They arrived there sooner than I expected. “Misery Business” proved that Paramore had balls (relatively speaking), and follow-up “CrushCrushCrush” showed that they had brains as well (still the only rock song in recent memory to point out the unmatchable allure of a quiet evening alone), but third single “That’s What You Get” was the one that showed they had heart, too–and when you’ve got those three things, you’re in pretty good shape. “That’s What You Get” also showed up with a hard-earned confidence that seemingly only comes with a couple of quality hit singles under the belt, the guitars and drums hammering from the very beginning on the intro, like the band had now officially arrived, and no longer cared to waste time with frivolities. Before Hayley has even sung a note, the song had unapologetically commanded the audience’s attention, practically clearing out a path for her to properly do her thing on the song’s verses.

The key to the verses is how they seemingly pack four beats’ worth of song into three-beat measures. Songs in 3/4 time are supposed to sound like waltzes, but the verses to “That’s What You Get” just sound like a song being performed by a band so antsy that they can’t help but keep skipping ahead a beat. It works brilliantly, as Williams seems particularly emotionally fidgety on this song, sounding mixed up and hopelessly unsure (“I can’t decide / You have made it harder just / To go on,” “How am I supposed to feel / when you’re not here? / ‘Coz I burned / Every bridge I ever built / When you were here”), her good judgement all in tatters as the result of an emotionally perplexing relationship. The missing beats keep up that fabulous tension throughout ech of the verses, until guitarist Josh Farro greatly simplifies things with one loud guitar chord, leading the way for the song’s chorus to clear things up just a little bit. And really, the chorus does a perfect job of that, totaling the entire song with one line (and some whoa-ohs, of course)–“That’s what you get when you let your heart win.” By then, the song’s gone back to a simple four/four, as if Hayley was able to properly gather her thoughts for the first time in the song. She even offers a basic explanation for her scattered behavior: “I drowned out all my sense with / The sound of its beating”–one of the best, most concise summations of love-induced craziness in 21st century rock.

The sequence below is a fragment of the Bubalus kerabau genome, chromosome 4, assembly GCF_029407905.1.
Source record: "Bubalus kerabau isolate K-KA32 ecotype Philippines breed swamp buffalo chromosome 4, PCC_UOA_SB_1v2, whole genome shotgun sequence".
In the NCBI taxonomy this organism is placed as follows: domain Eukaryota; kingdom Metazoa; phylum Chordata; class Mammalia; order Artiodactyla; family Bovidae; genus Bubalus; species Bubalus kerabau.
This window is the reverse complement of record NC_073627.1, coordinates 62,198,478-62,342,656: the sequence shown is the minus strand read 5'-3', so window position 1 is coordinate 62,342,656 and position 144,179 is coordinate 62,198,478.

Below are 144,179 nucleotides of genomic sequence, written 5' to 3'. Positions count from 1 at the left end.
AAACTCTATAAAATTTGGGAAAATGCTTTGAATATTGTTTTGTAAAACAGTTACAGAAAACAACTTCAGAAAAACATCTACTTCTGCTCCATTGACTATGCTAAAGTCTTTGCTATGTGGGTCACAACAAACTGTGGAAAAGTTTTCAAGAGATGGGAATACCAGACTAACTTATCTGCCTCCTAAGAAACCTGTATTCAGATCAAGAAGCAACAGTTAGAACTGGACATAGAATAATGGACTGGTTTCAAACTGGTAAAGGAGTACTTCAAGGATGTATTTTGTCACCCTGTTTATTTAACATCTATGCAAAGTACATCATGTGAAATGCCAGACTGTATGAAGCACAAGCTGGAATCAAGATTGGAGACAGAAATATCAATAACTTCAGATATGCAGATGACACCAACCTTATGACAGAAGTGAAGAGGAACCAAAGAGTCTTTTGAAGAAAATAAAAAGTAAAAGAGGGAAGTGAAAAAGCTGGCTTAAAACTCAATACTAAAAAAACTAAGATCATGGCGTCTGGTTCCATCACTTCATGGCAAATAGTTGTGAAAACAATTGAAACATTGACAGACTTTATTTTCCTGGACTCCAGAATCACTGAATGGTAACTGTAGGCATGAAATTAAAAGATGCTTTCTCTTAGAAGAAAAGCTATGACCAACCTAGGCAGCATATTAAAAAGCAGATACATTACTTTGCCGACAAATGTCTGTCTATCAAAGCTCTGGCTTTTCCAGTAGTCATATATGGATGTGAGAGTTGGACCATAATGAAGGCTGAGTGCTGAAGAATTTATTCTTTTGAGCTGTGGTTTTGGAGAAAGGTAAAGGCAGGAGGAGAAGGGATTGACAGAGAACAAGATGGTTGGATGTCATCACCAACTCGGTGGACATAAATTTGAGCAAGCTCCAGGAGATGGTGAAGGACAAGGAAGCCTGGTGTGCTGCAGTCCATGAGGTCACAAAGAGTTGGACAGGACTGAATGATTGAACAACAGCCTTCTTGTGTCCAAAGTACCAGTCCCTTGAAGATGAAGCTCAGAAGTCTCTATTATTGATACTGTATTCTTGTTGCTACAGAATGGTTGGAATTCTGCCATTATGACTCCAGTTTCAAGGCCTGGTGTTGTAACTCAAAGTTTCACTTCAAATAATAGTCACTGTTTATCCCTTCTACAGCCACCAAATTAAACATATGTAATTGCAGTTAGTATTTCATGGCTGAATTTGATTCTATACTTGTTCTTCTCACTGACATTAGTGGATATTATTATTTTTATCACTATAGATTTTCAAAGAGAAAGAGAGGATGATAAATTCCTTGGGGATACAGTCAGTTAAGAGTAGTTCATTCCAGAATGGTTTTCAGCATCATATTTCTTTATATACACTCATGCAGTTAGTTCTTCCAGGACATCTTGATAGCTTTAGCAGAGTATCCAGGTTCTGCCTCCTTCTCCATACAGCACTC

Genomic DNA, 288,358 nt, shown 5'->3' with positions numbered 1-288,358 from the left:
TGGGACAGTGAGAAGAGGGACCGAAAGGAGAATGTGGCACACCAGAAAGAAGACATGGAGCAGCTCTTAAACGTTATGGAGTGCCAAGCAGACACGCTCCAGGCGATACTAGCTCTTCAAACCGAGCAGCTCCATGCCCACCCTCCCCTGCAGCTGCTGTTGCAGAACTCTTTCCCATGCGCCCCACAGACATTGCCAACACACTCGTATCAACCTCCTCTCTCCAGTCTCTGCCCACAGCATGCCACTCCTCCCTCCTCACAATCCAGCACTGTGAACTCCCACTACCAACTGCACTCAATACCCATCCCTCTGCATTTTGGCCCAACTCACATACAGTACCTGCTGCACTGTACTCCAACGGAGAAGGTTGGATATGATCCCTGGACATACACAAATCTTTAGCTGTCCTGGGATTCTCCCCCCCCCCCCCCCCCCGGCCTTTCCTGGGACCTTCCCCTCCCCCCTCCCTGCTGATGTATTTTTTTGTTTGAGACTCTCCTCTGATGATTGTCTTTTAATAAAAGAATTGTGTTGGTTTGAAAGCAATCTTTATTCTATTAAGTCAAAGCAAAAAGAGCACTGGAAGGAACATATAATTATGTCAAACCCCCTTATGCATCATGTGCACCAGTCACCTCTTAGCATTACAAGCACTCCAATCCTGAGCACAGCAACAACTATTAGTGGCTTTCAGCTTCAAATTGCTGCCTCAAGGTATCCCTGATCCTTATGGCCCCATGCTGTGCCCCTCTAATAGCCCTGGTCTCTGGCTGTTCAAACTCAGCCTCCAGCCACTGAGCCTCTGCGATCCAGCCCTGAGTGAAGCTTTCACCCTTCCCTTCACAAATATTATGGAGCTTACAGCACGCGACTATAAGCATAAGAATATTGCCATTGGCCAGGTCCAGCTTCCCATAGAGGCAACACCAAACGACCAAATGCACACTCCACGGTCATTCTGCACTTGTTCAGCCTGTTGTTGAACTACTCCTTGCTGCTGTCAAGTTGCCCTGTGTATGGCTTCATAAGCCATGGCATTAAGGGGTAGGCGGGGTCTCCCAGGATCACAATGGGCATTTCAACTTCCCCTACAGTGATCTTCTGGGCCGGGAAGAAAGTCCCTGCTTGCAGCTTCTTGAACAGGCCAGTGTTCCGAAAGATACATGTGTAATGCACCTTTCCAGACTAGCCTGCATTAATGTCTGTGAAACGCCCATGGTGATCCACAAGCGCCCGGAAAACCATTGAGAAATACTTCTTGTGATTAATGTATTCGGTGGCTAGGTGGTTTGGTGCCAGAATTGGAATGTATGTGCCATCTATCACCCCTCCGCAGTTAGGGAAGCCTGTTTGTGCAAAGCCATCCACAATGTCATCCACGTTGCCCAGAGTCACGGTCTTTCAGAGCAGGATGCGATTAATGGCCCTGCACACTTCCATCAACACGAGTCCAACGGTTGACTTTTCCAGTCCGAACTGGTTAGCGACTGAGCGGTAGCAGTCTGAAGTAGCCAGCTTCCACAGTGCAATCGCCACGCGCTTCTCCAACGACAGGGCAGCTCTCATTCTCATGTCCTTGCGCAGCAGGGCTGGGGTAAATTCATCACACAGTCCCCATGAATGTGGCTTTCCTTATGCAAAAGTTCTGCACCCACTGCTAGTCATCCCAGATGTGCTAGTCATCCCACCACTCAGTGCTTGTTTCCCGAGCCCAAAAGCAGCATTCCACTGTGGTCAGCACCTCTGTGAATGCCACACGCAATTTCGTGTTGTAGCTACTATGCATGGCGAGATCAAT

The best of the song is saved for the last verse, though. Not nearly as frenzied as the first two, Hayley just seems to be pleading for some kind of sanity amidst the confusion (“Pain / make your way to me, to me / And I’ll always be / Just so inviting”) before delivering the song’s killer climactic line, and sneaking in a reference to the song’s album title while she’s at it: “If I ever start to think straight / This heart will start a riot in me.” There’s one final chorus after that line, which temporarily turns the song into an all-ages singalong, and in which Hayley pulls that old songwriting vet trick of changing a repeated line for the last time out, as the second part of the chorus becomes “Now I can’t trust myself with / Anything but this.” Then the slamming guitar-and-drum part that introduced the song comes back to bookend it, and we’re out–all in all, four of the craftiest, catchiest and most emotionally striking minutes of pop-punk to be found throughout the entire Naughty Oughties.